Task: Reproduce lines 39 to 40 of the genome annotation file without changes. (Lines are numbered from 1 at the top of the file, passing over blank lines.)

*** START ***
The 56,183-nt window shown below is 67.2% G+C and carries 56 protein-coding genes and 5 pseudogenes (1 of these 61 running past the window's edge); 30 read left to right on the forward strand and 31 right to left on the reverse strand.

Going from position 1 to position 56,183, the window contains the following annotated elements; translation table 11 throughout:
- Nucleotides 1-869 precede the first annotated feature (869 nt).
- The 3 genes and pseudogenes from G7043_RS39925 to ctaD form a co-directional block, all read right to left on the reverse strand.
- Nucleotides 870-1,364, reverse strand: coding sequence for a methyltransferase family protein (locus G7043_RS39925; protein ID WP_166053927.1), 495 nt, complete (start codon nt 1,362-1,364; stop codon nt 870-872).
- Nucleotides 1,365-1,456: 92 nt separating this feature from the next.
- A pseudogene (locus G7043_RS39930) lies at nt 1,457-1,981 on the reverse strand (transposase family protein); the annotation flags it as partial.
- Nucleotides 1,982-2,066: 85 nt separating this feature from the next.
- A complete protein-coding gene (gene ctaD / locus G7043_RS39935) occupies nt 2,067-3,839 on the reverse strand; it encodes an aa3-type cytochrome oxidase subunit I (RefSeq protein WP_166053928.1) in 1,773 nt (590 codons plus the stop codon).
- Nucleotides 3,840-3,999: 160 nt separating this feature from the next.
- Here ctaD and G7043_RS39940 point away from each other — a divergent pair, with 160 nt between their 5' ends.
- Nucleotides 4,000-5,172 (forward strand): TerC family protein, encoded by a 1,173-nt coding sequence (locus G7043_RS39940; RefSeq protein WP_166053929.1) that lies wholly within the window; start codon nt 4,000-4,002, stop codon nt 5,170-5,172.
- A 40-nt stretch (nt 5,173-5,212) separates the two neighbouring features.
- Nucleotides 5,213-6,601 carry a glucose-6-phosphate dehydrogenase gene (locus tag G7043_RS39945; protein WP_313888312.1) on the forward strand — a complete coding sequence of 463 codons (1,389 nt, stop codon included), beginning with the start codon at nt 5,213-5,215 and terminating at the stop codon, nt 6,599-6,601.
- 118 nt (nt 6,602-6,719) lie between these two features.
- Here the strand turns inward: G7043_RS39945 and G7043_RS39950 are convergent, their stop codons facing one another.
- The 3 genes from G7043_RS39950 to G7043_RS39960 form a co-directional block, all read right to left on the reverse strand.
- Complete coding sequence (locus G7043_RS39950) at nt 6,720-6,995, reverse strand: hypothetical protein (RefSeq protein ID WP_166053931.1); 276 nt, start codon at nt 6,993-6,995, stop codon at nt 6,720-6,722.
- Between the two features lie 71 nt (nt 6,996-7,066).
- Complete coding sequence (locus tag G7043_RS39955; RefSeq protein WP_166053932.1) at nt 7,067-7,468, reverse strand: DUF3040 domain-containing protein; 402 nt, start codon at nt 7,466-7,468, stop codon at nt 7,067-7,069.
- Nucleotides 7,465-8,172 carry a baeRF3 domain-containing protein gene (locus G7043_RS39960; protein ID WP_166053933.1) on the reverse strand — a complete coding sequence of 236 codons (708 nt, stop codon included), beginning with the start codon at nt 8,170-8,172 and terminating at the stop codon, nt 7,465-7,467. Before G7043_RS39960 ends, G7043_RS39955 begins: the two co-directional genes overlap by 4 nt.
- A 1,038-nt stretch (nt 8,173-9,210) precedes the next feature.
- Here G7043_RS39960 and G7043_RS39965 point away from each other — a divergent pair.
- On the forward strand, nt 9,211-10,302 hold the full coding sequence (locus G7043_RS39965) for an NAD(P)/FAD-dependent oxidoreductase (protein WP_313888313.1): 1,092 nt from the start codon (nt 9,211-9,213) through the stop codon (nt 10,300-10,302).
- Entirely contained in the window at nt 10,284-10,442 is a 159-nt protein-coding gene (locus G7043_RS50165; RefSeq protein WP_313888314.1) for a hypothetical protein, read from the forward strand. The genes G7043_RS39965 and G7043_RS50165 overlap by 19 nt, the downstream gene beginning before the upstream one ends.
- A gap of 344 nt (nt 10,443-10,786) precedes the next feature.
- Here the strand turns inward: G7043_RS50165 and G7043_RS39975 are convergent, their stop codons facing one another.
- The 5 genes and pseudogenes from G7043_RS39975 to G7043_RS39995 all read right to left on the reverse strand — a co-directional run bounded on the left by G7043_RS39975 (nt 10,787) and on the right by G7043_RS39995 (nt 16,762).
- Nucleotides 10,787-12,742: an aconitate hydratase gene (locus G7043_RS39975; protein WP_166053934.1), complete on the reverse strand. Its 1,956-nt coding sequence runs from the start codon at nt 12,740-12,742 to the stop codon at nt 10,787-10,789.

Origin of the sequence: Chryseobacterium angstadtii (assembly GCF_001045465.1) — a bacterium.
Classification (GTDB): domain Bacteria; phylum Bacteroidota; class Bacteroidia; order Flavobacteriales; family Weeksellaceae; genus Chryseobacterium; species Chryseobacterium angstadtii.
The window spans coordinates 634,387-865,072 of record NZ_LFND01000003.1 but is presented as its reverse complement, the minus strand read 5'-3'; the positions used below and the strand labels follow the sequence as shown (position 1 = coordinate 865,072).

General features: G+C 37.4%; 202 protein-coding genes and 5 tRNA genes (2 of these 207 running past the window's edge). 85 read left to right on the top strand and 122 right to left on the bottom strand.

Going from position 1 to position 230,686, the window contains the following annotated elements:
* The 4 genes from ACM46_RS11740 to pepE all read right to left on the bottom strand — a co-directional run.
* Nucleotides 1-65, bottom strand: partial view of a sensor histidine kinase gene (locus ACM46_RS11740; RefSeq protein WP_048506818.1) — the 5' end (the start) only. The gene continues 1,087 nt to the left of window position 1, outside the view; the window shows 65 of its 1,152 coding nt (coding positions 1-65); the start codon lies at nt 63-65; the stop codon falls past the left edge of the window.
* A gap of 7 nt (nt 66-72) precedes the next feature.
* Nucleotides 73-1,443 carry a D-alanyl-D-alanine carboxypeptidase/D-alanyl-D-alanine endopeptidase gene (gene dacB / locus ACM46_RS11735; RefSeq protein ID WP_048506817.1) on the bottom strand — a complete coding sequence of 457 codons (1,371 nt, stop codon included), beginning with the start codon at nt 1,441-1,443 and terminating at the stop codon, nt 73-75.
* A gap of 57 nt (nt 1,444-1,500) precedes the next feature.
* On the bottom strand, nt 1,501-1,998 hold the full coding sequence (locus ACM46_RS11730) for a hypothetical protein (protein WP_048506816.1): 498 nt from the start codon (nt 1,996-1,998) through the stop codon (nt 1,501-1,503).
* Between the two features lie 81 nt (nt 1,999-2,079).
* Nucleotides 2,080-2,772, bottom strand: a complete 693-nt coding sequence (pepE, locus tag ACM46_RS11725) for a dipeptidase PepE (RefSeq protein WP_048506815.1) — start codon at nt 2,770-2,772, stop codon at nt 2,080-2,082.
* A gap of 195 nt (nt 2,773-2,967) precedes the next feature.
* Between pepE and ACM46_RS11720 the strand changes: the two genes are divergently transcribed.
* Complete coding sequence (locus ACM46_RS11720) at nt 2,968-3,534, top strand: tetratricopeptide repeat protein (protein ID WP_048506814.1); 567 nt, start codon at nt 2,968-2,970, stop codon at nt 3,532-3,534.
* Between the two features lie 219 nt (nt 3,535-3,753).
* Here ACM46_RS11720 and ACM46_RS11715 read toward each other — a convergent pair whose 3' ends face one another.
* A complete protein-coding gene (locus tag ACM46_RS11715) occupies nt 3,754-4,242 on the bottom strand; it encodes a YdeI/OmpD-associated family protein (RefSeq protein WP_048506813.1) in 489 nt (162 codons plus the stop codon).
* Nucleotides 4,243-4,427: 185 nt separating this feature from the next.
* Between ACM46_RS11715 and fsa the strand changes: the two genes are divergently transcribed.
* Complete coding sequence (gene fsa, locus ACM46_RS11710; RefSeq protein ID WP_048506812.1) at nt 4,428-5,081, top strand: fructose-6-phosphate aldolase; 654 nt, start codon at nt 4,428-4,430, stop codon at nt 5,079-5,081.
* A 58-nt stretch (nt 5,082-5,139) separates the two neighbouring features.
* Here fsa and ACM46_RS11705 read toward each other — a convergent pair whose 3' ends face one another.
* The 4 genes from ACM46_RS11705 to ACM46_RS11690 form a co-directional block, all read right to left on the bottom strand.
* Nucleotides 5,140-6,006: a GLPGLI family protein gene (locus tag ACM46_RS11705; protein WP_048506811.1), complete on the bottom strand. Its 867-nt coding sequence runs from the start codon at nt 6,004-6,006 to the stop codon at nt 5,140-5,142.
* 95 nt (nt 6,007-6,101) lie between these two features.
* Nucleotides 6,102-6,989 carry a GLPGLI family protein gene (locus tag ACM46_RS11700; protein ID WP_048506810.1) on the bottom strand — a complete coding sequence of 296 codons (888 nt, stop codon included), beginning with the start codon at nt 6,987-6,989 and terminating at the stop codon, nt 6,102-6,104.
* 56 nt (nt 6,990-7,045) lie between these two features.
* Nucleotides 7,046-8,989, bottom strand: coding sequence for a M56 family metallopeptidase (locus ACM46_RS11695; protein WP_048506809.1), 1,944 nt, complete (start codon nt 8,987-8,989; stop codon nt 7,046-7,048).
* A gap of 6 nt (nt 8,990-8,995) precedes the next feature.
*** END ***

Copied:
* A gap of 57 nt (nt 1,444-1,500) precedes the next feature.
* On the bottom strand, nt 1,501-1,998 hold the full coding sequence (locus ACM46_RS11730) for a hypothetical protein (protein WP_048506816.1): 498 nt from the start codon (nt 1,996-1,998) through the stop codon (nt 1,501-1,503).